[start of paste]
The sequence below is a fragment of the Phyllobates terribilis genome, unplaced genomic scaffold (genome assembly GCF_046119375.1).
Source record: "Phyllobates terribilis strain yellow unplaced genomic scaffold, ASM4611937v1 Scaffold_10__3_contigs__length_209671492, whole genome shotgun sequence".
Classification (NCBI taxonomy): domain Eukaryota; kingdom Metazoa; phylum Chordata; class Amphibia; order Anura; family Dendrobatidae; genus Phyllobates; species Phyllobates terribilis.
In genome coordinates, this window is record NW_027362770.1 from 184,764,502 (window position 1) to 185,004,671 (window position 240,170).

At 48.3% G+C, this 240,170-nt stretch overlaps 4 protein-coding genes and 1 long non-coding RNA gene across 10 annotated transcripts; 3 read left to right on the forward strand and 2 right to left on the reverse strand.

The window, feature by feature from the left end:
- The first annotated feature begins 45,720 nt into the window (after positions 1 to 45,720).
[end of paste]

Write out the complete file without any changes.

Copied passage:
The sequence below is a fragment of the Phyllobates terribilis genome, unplaced genomic scaffold (genome assembly GCF_046119375.1).
Source record: "Phyllobates terribilis strain yellow unplaced genomic scaffold, ASM4611937v1 Scaffold_10__3_contigs__length_209671492, whole genome shotgun sequence".
Classification (NCBI taxonomy): domain Eukaryota; kingdom Metazoa; phylum Chordata; class Amphibia; order Anura; family Dendrobatidae; genus Phyllobates; species Phyllobates terribilis.
In genome coordinates, this window is record NW_027362770.1 from 184,764,502 (window position 1) to 185,004,671 (window position 240,170).

At 48.3% G+C, this 240,170-nt stretch overlaps 4 protein-coding genes and 1 long non-coding RNA gene across 10 annotated transcripts; 3 read left to right on the forward strand and 2 right to left on the reverse strand.

The window, feature by feature from the left end:
- The first annotated feature begins 45,720 nt into the window (after positions 1 to 45,720).